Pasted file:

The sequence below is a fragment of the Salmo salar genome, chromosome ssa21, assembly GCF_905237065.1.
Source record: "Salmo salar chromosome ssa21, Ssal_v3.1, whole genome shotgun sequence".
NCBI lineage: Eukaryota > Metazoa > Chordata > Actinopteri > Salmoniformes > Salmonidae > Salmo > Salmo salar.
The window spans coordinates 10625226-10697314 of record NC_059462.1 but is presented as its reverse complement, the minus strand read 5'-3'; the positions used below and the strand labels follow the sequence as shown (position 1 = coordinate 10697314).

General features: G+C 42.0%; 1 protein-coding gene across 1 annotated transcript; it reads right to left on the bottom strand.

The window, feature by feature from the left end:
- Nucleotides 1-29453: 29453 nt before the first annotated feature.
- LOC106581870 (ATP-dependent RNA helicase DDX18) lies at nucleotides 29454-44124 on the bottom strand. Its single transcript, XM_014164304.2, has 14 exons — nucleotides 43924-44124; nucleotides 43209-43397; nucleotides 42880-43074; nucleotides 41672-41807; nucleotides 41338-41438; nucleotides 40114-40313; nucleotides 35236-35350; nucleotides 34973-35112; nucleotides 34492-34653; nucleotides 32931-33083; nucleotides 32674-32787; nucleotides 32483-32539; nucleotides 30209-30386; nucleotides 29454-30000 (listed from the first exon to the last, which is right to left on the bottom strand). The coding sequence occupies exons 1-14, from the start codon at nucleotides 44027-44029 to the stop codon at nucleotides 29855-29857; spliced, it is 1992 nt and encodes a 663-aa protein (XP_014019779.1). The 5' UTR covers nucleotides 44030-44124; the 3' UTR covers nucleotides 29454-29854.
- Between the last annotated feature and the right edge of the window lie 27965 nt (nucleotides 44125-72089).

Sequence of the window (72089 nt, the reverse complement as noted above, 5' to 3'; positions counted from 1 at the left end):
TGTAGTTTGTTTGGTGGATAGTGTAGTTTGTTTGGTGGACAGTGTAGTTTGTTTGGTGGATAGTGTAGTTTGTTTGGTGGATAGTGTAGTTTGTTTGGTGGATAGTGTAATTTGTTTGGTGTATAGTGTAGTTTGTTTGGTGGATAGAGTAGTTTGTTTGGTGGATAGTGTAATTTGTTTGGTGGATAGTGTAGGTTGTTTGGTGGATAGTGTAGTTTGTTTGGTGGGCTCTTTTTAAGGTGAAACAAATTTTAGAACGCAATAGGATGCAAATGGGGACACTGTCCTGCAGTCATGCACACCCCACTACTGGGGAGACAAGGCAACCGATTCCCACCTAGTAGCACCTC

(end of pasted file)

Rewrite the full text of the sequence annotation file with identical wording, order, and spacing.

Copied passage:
The sequence below is a fragment of the Salmo salar genome, chromosome ssa21, assembly GCF_905237065.1.
Source record: "Salmo salar chromosome ssa21, Ssal_v3.1, whole genome shotgun sequence".
NCBI lineage: Eukaryota > Metazoa > Chordata > Actinopteri > Salmoniformes > Salmonidae > Salmo > Salmo salar.
The window spans coordinates 10625226-10697314 of record NC_059462.1 but is presented as its reverse complement, the minus strand read 5'-3'; the positions used below and the strand labels follow the sequence as shown (position 1 = coordinate 10697314).

General features: G+C 42.0%; 1 protein-coding gene across 1 annotated transcript; it reads right to left on the bottom strand.

The window, feature by feature from the left end:
- Nucleotides 1-29453: 29453 nt before the first annotated feature.
- LOC106581870 (ATP-dependent RNA helicase DDX18) lies at nucleotides 29454-44124 on the bottom strand. Its single transcript, XM_014164304.2, has 14 exons — nucleotides 43924-44124; nucleotides 43209-43397; nucleotides 42880-43074; nucleotides 41672-41807; nucleotides 41338-41438; nucleotides 40114-40313; nucleotides 35236-35350; nucleotides 34973-35112; nucleotides 34492-34653; nucleotides 32931-33083; nucleotides 32674-32787; nucleotides 32483-32539; nucleotides 30209-30386; nucleotides 29454-30000 (listed from the first exon to the last, which is right to left on the bottom strand). The coding sequence occupies exons 1-14, from the start codon at nucleotides 44027-44029 to the stop codon at nucleotides 29855-29857; spliced, it is 1992 nt and encodes a 663-aa protein (XP_014019779.1). The 5' UTR covers nucleotides 44030-44124; the 3' UTR covers nucleotides 29454-29854.
- Between the last annotated feature and the right edge of the window lie 27965 nt (nucleotides 44125-72089).

Sequence of the window (72089 nt, the reverse complement as noted above, 5' to 3'; positions counted from 1 at the left end):
TGTAGTTTGTTTGGTGGATAGTGTAGTTTGTTTGGTGGACAGTGTAGTTTGTTTGGTGGATAGTGTAGTTTGTTTGGTGGATAGTGTAGTTTGTTTGGTGGATAGTGTAATTTGTTTGGTGTATAGTGTAGTTTGTTTGGTGGATAGAGTAGTTTGTTTGGTGGATAGTGTAATTTGTTTGGTGGATAGTGTAGGTTGTTTGGTGGATAGTGTAGTTTGTTTGGTGGGCTCTTTTTAAGGTGAAACAAATTTTAGAACGCAATAGGATGCAAATGGGGACACTGTCCTGCAGTCATGCACACCCCACTACTGGGGAGACAAGGCAACCGATTCCCACCTAGTAGCACCTC